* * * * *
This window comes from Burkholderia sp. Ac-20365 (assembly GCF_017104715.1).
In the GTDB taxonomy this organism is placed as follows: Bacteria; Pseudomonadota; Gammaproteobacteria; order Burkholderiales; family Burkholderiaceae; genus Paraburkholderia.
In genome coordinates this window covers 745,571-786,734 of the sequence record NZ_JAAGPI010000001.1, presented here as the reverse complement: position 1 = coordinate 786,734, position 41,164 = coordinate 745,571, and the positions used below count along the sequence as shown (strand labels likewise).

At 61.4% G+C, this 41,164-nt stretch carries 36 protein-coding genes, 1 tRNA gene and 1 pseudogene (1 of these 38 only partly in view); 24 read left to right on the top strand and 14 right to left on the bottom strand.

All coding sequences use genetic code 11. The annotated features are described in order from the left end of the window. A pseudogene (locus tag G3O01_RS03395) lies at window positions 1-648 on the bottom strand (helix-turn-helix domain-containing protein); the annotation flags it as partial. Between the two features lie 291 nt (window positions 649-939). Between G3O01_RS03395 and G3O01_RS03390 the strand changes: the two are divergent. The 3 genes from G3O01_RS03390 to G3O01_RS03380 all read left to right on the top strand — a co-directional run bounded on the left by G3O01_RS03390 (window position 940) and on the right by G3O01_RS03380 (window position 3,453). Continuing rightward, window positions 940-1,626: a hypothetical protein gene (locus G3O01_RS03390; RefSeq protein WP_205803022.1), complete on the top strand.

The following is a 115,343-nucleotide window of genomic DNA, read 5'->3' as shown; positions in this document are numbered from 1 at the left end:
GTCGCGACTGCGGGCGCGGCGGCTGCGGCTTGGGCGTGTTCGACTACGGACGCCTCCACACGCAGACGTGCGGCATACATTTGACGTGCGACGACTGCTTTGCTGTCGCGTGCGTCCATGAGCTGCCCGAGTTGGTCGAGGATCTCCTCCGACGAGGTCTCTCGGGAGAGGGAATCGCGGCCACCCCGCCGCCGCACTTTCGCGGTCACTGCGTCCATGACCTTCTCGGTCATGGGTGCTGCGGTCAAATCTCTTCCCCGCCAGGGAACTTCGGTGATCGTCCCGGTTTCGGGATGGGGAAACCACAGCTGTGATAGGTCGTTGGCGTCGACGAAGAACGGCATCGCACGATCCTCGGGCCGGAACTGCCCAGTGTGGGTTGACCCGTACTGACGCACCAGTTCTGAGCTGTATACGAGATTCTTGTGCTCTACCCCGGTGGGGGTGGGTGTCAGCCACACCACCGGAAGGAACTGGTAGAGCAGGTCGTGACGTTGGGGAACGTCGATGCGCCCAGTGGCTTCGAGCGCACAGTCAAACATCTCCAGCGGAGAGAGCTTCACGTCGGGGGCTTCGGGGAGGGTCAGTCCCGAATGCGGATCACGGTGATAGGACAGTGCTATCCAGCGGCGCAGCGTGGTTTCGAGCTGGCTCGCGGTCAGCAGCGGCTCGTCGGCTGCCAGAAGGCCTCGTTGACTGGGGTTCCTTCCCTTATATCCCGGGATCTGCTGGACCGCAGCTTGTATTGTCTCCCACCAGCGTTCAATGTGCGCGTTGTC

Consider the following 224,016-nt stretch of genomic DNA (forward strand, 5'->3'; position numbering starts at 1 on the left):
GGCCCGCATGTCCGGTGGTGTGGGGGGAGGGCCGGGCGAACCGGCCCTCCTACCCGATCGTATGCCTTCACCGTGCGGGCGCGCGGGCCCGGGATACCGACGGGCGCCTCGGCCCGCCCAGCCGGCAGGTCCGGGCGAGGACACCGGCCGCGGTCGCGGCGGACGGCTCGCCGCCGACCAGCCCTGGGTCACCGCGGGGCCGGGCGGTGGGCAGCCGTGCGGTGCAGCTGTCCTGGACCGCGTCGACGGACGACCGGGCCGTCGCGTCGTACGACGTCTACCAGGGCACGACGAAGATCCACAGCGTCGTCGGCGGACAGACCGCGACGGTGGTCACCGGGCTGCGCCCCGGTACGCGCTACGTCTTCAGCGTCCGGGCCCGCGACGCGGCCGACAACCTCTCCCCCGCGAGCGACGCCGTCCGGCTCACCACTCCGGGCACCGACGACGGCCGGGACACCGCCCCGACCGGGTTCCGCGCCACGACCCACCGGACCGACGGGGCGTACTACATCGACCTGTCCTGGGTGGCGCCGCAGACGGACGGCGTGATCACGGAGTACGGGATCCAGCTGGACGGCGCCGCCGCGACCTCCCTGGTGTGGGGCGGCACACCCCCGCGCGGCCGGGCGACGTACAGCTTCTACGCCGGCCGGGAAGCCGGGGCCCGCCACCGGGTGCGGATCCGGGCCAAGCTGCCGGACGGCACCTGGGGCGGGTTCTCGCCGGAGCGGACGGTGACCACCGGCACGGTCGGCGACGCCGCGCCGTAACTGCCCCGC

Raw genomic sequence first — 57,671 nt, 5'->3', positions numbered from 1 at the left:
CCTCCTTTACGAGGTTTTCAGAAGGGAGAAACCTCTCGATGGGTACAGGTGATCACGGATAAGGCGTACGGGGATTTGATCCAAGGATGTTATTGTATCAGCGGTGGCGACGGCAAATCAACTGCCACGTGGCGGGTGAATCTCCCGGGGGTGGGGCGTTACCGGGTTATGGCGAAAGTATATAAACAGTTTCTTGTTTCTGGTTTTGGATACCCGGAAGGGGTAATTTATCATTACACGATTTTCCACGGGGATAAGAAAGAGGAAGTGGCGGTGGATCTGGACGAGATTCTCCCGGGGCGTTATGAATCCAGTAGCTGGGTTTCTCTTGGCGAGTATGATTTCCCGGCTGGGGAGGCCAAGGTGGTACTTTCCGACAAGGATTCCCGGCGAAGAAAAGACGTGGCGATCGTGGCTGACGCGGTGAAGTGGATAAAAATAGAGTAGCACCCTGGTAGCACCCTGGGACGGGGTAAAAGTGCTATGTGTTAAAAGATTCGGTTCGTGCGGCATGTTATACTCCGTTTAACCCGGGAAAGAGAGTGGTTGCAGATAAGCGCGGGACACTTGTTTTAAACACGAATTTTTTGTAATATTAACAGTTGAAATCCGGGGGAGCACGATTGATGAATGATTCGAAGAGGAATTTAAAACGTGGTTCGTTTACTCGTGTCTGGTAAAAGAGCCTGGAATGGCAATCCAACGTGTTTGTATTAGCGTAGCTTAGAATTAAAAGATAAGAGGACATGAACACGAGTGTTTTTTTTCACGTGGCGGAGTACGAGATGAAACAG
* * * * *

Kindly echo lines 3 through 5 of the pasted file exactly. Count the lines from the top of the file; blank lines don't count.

In genome coordinates this window covers 745,571-786,734 of the sequence record NZ_JAAGPI010000001.1, presented here as the reverse complement: position 1 = coordinate 786,734, position 41,164 = coordinate 745,571, and the positions used below count along the sequence as shown (strand labels likewise).

At 61.4% G+C, this 41,164-nt stretch carries 36 protein-coding genes, 1 tRNA gene and 1 pseudogene (1 of these 38 only partly in view); 24 read left to right on the top strand and 14 right to left on the bottom strand.

All coding sequences use genetic code 11. The annotated features are described in order from the left end of the window. A pseudogene (locus tag G3O01_RS03395) lies at window positions 1-648 on the bottom strand (helix-turn-helix domain-containing protein); the annotation flags it as partial. Between the two features lie 291 nt (window positions 649-939). Between G3O01_RS03395 and G3O01_RS03390 the strand changes: the two are divergent. The 3 genes from G3O01_RS03390 to G3O01_RS03380 all read left to right on the top strand — a co-directional run bounded on the left by G3O01_RS03390 (window position 940) and on the right by G3O01_RS03380 (window position 3,453). Continuing rightward, window positions 940-1,626: a hypothetical protein gene (locus G3O01_RS03390; RefSeq protein WP_205803022.1), complete on the top strand.